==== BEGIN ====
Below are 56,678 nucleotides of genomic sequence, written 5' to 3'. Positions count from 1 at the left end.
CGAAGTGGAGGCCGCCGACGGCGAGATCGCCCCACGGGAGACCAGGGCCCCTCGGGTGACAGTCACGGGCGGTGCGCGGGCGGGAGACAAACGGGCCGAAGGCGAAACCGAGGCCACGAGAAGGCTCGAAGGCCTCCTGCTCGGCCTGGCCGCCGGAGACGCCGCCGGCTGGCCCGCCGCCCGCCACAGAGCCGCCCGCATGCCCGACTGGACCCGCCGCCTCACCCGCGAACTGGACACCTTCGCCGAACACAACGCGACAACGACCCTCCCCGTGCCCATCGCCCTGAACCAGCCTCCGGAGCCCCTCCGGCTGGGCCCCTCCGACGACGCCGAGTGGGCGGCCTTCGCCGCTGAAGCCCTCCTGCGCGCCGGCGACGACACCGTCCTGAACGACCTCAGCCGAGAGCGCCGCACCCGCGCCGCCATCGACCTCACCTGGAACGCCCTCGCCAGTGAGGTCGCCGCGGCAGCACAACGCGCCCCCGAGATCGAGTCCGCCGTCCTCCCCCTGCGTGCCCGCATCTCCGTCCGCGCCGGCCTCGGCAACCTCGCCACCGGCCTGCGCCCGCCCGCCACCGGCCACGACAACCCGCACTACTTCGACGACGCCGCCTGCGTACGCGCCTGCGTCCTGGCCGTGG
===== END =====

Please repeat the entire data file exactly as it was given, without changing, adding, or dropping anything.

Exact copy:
Below are 56,678 nucleotides of genomic sequence, written 5' to 3'. Positions count from 1 at the left end.
CGAAGTGGAGGCCGCCGACGGCGAGATCGCCCCACGGGAGACCAGGGCCCCTCGGGTGACAGTCACGGGCGGTGCGCGGGCGGGAGACAAACGGGCCGAAGGCGAAACCGAGGCCACGAGAAGGCTCGAAGGCCTCCTGCTCGGCCTGGCCGCCGGAGACGCCGCCGGCTGGCCCGCCGCCCGCCACAGAGCCGCCCGCATGCCCGACTGGACCCGCCGCCTCACCCGCGAACTGGACACCTTCGCCGAACACAACGCGACAACGACCCTCCCCGTGCCCATCGCCCTGAACCAGCCTCCGGAGCCCCTCCGGCTGGGCCCCTCCGACGACGCCGAGTGGGCGGCCTTCGCCGCTGAAGCCCTCCTGCGCGCCGGCGACGACACCGTCCTGAACGACCTCAGCCGAGAGCGCCGCACCCGCGCCGCCATCGACCTCACCTGGAACGCCCTCGCCAGTGAGGTCGCCGCGGCAGCACAACGCGCCCCCGAGATCGAGTCCGCCGTCCTCCCCCTGCGTGCCCGCATCTCCGTCCGCGCCGGCCTCGGCAACCTCGCCACCGGCCTGCGCCCGCCCGCCACCGGCCACGACAACCCGCACTACTTCGACGACGCCGCCTGCGTACGCGCCTGCGTCCTGGCCGTGG